You also should read more on just what fascism is. It is a movement of the left. I don't think Trump and Republicans qualifies on that accord. Freedom is more their "shtik" not government knows all and does all or controls all.

Movements of the left will always end up in some form of fascism because they are against human nature and eventually require oppressive means to enforce. The word itself has just become a thoughtless pejorative for things people do not like. In order for Trump to become fascist, his current supporters would have to abandon him and then for the left to take up his causes. Who knows maybe such an incredible switch could happen. But he is 71 years old and all the press says he is in bad health.

There is one commonality with leftist movements in many of Trump voters and that is resentment. That in a way makes them fellow travelers of all the liberals whose only agenda is resentment based on identity politics. All we hear is the litany, racist, sexist, homophobic, xenophobic, Islamophobic or now transgenderphobic.

Stanley Kopacz
2 months 2 weeks ago

Wall Street was bundling excrement and selling it as ambrosia. This nonsense should have, could have been stopped by a vigilant executive branch. But lassez faire is the Republican credo and short term prosperity the goal. Under fascism, dissent suffers. This, if course, is the goal of the Republican Party . Total control of the masses by the elite.

J Cosgrove
2 months 2 weeks ago

Wall Street

More Democrat than Republican though a mixture of both. Get their money not from selling stocks but taking cuts off top of bonds etc. Heavily depend on government providing money or supervising how it can be spent of which they get a cut. The bigger the government and the more money they regulate the richer they get.

bundling excrement and selling it as ambrosia

This was due to Democratic policies as Democratic Party favorites such as GSE's were doing a lot of the bundling but insisting on terms that led to bad loans This is the Democratic Party policy I was referring to. Your excrement was due to Democratic Party policies.

Under fascism, dissent suffers

The main support for the suppression of dissent in the United States come from institutions that vote nearly 100% for Democratic Party

lassez faire

This is the opposite of fascism. Actually lasses faire does not really exist in the United States as there is all sorts of protection for people.

Total control of the masses by the elite.

The elites if there are any in the United States overwhelming oppose Trump and vote for Democrats. The rich overwhelming voted for Hillary,

You seem to have your political parties backwards.

James MacGregor
2 months 2 weeks ago

RE: "The main support for the suppression of dissent in the United States come from institutions that vote nearly 100% for Democratic Party"
So how do we explain Bush, DHS, TSA, and the Patriot Act?

Will Niermeyer
2 months 2 weeks ago

While I voted for Trump and will do so again I do pray he would tone down his language. I think he can get people's attention without the brassiness. Other than that he is doing a fantastic job and and so glad he is behind the Catholic Church ethic on Life from conception to natural death.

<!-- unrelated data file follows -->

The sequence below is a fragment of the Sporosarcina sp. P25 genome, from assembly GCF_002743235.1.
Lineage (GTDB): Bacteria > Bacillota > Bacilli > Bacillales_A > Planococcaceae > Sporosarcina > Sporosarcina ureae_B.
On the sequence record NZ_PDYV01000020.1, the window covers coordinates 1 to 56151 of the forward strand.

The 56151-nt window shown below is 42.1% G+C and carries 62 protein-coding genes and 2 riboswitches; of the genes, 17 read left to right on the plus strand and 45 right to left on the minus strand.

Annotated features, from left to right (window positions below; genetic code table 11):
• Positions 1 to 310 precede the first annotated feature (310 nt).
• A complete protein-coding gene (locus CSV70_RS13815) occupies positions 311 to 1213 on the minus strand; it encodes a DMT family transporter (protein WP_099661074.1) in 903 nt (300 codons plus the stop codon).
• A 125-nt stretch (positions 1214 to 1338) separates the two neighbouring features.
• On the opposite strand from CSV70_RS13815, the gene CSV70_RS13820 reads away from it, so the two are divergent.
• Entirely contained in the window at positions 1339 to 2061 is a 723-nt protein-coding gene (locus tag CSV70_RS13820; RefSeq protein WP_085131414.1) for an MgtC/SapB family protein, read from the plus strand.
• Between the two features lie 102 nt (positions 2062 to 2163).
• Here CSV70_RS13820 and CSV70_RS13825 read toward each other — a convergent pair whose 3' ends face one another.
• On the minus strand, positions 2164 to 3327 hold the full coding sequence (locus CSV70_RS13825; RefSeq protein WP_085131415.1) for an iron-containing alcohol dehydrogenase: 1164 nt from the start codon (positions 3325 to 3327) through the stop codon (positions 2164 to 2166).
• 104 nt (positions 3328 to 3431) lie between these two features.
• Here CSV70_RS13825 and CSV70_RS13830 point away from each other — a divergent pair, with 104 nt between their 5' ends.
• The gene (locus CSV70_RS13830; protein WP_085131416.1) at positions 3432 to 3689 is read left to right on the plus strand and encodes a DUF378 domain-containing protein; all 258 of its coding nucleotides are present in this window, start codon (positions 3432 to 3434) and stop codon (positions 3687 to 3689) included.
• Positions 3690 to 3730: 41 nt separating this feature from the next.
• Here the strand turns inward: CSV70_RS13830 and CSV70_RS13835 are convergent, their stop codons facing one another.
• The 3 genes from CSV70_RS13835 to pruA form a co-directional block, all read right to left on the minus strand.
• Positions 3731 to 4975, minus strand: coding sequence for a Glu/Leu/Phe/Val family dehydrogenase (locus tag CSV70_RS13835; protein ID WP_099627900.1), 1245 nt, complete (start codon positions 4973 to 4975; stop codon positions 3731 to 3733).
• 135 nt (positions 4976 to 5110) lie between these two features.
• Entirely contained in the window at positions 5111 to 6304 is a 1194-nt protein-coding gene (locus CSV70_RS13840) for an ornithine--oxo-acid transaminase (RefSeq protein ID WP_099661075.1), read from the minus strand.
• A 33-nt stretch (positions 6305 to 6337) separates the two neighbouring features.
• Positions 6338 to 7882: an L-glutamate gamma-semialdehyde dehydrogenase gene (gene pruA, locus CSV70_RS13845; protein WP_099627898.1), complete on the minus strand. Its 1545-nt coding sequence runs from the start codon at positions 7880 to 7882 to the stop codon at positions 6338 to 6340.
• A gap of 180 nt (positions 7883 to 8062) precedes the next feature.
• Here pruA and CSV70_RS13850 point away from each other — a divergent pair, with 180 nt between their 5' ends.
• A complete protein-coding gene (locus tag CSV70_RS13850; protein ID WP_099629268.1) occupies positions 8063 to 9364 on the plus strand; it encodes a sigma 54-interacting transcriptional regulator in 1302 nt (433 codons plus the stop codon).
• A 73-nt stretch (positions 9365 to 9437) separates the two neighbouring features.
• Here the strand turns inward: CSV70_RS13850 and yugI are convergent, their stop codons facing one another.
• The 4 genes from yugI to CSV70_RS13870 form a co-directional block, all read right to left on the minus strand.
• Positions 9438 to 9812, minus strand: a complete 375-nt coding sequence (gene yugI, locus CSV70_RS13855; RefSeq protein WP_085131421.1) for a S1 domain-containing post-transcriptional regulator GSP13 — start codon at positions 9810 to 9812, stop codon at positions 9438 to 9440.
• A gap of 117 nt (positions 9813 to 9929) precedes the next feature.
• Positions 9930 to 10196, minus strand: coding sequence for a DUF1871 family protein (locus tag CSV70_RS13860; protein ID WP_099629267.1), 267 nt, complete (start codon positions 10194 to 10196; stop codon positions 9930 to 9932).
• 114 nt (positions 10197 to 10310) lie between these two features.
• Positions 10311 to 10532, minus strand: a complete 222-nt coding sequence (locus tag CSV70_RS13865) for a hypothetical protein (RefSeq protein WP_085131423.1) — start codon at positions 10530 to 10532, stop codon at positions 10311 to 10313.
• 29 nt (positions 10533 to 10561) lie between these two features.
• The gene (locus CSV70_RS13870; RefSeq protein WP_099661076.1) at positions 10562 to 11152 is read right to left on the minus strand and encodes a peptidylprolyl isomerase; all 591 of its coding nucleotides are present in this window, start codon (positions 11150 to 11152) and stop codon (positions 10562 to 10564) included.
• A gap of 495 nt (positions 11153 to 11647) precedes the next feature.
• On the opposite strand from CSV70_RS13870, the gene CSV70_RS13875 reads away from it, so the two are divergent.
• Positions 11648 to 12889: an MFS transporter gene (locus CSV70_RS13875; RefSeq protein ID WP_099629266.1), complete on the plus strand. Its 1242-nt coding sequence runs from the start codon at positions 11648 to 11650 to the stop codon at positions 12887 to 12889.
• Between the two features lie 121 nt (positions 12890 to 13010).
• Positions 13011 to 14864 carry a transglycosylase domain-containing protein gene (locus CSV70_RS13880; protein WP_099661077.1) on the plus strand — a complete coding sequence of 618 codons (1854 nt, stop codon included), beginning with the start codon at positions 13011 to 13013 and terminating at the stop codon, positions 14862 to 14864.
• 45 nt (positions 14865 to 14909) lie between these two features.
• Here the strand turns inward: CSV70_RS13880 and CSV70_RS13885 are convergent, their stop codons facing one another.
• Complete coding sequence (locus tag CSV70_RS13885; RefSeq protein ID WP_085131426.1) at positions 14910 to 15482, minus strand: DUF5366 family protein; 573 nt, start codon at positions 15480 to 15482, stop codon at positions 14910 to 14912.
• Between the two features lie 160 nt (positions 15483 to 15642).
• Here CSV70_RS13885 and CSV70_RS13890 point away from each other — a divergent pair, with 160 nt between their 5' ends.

MaryfromMaryland .
2 months 2 weeks ago

Yes. You really represent the majority of Catholic supporters of Trump. No matter what evil he visits on the country, no matter if he invites Russian into the country, no matter whom he dallies with or whom he cheats or whom he hurts you will be with him as long as he is anti-abortion. Yes, indeed. He know you well and takes advantage of your one issue voting.

John Walton
2 months 2 weeks ago

Parsing the statistics from the Bureau of Labor Statistics, wages (income) in the manufacturing sector increased almost 5% at an annual rate in the final quarter of 2017.

Michael Seredick
2 months 2 weeks ago

Please be in touch if you know of a priest, school principal, teacher, anyone employed by the church who behaves like Trump and remains on the staff. My grade school children have more manners than Trump.

Michael Painter
2 months 2 weeks ago

"I have spent the last year speaking with voters in counties that were pivotal to Mr. Trump’s election victory."
-------
If those are the people to whom you've been speaking, then it's no wonder you think his politics are popular. Those folks tend to ignore facts about the economy, tax policy, immigration, science, and the environment. It's hardly an unbiased sample, as the statisticians say.

In the rest of the country, the "reality-based" part, Mr. Trump is deeply unpopular on account of both his politics and his character.

Douglas Fang
2 months 2 weeks ago

"…I could stand in the middle of 5th Avenue and shoot somebody and I wouldn't lose voters (supporters)…"

“For those who believe, no proof is necessary. For those who don't believe, no proof is possible”

Why bother checking/paying attention the opinion of Trump supporters????

Francis O'BEACHAIN
2 months 2 weeks ago

Whatever his flaws, better him than HRC

J Cosgrove
2 months 2 weeks ago

Trump is many, many things that are negative almost repulsive so what got him elected?

The answer is that the alternative was far far worse as we are now finding out in many ways. I find it interesting of those who bemoan how bad Trump is, are silent on what led to his election and how bad the alternatives were.

Remember the press who have been so hostile to Trump once fawned over him because they thought he would be easy to beat.